On the opposite side of the spectrum is young and wild Louis (Georges Poujouly). He embodies the brooding, reckless character that is a part of several noirs such as 1949’s They Live By Night. He and his girlfriend Véronique (Yori Bertin) contrast Julien and Florence completely. They act together, passionate lovers just looking for fun and getting mixed up with murder. They think they are ready for danger until they confront it head-on with the consequences of their actions. They crumble into tragedy, accepting the fate of tragic lovers. Louis tries to be the tough character Julien is, but his actions are never calculated. Louis’s plot is the dangerous outlaw story we adore in noir films and know will not end well.

Hardboiled literature and film noir were born out of hard times. They highlight the deteriorating society, either the underbelly of a busy city or the corrupt high class. Like any Raymond Chandler novel, Elevator to the Gallows attempts the same take on French society. As Terrence Rafferty discusses in his essay for the Criterion Collection, Malle wanted that take to be a part of every storyline:

Malle later said of ‘Elevator to the Gallows,’ “I showed a Paris not of the future but at least a modern city, a world already dehumanized,” a statement that, I think, serves as a useful description of the film itself: not of the future but at least modern. Some of that modernity is on the surface—in the “automated” paraphernalia of the office and the motel, in the glass-and-concrete boxiness of the Carala building, in the sleekness of Julien’s sports car and suit. What’s most deeply modern about the film, though, is an undertone of war weariness and general cynicism, which is most evident in the character of Julien, a veteran of France’s recent wars in Indochina and Algeria.

Just as Chandler aimed to give a cold look at the problems of America in the 1930s, Malle took what he considered to be a fatal aspect of French society, war, and showed its consequences in Elevator to the Gallows. Talk of war comes out of the mouths of several characters throughout the film. Before Julien kills him, Mr. Carala warns Julien and the audience, “Don’t sneer at war.” In the conversation with the German tourists, Louis talks about the Algerian war. A typical young rebel, he is against it. That residual hatred for Germans after World War II is present in the story, as well. They are murdered, and people in jail are almost glad. The war theme is made the undertone, while the star of the film is the crime, but it highlights the political climate in France during the 1950s like film noir did during its reign with Los Angeles in the 1940s.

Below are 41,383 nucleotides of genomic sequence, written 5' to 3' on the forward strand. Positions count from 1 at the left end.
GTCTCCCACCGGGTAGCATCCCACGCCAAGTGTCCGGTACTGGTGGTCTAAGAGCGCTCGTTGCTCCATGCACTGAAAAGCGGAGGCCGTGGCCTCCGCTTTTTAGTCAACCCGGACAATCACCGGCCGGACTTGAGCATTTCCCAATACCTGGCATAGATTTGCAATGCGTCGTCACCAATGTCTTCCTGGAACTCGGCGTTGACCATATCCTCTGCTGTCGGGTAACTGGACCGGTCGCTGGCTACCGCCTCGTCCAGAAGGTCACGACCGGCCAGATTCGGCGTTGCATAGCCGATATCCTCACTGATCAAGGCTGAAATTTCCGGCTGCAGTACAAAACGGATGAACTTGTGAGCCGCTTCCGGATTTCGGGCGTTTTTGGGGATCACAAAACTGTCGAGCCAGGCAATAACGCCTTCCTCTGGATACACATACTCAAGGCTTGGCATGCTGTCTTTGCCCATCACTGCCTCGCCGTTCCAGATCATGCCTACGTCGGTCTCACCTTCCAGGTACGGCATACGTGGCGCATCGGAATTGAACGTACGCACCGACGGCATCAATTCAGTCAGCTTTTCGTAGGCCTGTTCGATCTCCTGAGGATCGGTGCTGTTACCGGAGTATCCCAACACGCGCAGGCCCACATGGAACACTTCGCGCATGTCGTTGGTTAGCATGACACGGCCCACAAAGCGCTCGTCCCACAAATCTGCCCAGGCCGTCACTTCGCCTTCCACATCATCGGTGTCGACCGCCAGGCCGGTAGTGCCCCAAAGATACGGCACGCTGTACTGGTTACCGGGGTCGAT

A French twist

What I consider to be the French take on this inherently American genre is the way the story is constructed. We begin in what would very well be the midpoint or climax of a regular noir. Julien is about to go through with the murder he has been planning with Florence for presumably a while. All we get of their relationship is an emotional phone call. Malle does this so well, we don’t need the long backstory shown to us. We know they are in love and now we can get to the exciting part.

“All of Louis Malle, all his good qualities and faults, was in ‘Elevator to the Gallows.’” – François Truffaut

What fuels this film are the mistakes that follow. The thrill isn’t in the planning or the violence of the crime. It’s the consequences of the crime that create the tension and suspense. This take feels somewhat new compared to classic noirs. Typical of French directors, Malle took the best elements of the genre and turned the structure on its head. Veronique and Louis, who we think have killed themselves in the name of love, are not actually dead, but the key to the police’s investigation! Florence transforms from a helpless lover and takes the investigation into her own hands. These twists and a change in the structure are what make Elevator to the Gallows one of Malle’s best. Sixty years later, the film shows us the legendary style of one genre and the story of an innovator.